This interplay of the time scales and magnitudes of natural noise and externally forced signal make the evaluation of climate models and their projections of the future difficult, particularly on decadal time scales. The multi-model average change in both types of temperature extremes is positive at nearly all locations of quality observations over both the long and short periods considered. Such an apparent discrepancy is often incorrectly used to discredit the accuracy and usefulness of climate model projections of the future. However, such an interpretation of model simulations is fundamentally flawed as the observed climate system has followed a single path in a complex space of many different synoptic possibilities whereas a multi-model average is an integral (although somewhat incomplete) over these possibilities. Sillman and co-authors have very carefully examined 74 individual simulations from 27 of the most recent climate models and conclude that the observed globally averaged temperature changes in hot days and cold nights over both the long and short periods are consistent with a 5–95% range of the multi-model ensemble. They go on to analyze seven sub-continental regions and find that with one exception, the observations and models are also consistent by this same measure of confidence. The one exception is an observed large decrease in south Asia in cold night temperatures over the period 1996–2010. While most model realizations simulated increases for this extreme temperature metric in this region from 1996–2010, at least four model runs from four different models simulated extremely cold night temperature decreases. Remarkably, one of these simulations produces cold night temperatures of similar magnitude as observed despite the finding that "the recent 15-year period largely represents a highly unusual (extreme) realization of climate as part of internal variability".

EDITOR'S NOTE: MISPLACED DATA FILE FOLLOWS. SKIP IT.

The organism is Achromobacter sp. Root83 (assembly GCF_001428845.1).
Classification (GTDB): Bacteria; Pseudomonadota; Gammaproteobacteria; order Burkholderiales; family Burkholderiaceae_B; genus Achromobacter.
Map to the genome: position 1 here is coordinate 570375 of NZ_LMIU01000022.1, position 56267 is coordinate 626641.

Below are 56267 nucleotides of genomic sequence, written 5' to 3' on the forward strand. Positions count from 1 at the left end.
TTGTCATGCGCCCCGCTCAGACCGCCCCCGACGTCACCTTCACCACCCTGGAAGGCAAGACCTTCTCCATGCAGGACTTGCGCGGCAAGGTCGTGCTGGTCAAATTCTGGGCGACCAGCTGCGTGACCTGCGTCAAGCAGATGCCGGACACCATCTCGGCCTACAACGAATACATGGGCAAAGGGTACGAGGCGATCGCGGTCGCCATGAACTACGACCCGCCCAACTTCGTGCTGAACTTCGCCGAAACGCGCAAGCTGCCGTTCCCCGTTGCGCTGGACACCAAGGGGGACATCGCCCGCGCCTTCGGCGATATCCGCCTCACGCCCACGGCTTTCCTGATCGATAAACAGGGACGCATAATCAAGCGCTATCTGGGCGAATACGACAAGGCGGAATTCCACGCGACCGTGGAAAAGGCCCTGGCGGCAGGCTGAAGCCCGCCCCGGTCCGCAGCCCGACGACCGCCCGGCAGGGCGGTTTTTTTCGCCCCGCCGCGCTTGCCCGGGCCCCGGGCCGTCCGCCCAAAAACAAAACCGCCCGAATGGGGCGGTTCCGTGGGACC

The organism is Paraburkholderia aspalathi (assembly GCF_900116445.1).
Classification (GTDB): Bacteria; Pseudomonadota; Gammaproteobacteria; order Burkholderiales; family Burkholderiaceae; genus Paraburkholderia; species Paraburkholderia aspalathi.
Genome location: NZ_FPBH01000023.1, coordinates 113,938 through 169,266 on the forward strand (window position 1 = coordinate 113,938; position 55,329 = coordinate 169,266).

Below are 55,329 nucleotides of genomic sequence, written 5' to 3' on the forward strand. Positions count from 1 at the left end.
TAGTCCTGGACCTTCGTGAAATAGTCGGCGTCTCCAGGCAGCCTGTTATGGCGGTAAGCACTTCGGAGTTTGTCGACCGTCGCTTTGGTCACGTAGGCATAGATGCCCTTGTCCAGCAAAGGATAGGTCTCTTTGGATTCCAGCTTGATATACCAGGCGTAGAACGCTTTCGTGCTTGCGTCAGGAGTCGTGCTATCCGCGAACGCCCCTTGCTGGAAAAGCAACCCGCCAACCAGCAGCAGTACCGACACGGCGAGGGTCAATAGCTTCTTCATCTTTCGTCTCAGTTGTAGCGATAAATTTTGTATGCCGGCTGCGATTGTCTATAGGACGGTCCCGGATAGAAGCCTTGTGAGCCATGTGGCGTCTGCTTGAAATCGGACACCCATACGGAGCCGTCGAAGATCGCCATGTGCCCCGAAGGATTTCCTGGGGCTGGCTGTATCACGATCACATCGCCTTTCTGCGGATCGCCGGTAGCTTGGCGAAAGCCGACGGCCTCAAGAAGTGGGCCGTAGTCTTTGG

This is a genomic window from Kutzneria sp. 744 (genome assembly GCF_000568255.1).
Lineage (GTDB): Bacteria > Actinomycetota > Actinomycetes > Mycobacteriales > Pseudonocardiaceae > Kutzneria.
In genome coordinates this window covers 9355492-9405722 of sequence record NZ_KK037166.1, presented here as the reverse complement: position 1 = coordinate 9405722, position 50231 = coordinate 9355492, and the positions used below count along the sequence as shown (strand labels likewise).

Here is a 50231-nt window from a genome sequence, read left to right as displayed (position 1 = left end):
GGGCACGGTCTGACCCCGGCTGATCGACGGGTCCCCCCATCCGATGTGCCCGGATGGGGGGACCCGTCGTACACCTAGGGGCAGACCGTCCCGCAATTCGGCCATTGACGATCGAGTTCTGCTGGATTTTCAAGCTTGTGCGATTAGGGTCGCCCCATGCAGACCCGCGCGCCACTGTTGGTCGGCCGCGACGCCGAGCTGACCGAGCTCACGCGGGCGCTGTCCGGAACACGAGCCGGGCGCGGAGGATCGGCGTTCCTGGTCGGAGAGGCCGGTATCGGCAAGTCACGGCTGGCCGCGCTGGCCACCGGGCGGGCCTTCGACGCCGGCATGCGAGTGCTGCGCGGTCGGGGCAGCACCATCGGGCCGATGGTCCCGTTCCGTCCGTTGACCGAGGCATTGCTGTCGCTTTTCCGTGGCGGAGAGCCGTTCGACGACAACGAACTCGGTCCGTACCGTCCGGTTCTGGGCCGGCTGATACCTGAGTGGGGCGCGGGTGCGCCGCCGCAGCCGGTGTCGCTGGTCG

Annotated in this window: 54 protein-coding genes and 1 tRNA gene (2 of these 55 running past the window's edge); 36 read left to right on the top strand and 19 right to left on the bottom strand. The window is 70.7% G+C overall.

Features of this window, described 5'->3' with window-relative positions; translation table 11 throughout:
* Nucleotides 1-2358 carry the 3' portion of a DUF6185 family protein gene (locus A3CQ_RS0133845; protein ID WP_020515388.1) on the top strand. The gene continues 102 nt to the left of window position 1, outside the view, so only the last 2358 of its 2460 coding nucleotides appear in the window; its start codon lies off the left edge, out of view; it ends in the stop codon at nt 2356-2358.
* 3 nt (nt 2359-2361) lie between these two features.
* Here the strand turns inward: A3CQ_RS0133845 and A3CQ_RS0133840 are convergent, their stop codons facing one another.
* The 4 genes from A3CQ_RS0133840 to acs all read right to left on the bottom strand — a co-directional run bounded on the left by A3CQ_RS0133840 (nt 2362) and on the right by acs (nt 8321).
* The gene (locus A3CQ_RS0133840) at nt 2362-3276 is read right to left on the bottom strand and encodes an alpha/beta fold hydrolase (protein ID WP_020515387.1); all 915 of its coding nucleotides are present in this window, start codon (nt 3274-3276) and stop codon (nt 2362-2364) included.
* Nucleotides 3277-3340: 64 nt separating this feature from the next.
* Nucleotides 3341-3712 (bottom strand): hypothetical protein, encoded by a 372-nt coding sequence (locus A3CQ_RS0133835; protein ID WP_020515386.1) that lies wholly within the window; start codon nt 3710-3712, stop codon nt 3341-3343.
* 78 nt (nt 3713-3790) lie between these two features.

Unlike the recent hiatus in the warming of average temperatures, where an appeal to unforeseen external forcings appears to be necessary to fully reconcile observed regional cooling with model simulations (Fyfe et al. 2013), most, if not all, observed recent downward regional trends in the temperatures of hot days and cold nights can be explained by the larger natural variability of these metrics of extreme weather. The CMIP5 models are far from perfect, particularly in their characterization of regional natural variability on decadal scales and their response to short-term variations in external forcing. And the hiatus in average global temperatures has necessitated a reduction in the lower bound on climate sensitivity (Otto et al. 2013). Nonetheless, the consistency between the multi-model ensemble and the actual climate, demonstrated by Sillman and co-authors, enhances confidence in suitably scaled multi-model projections of future long-term increases in expected temperature extremes.


This work was supported by the Regional and Global Climate Modeling Program of the Office of Biological and Environmental Research in the US Department of Energy Office of Science under contract number DE-AC02-05CH11231. The author wishes to thank David Easterling and Dáithí Stone for their useful comments.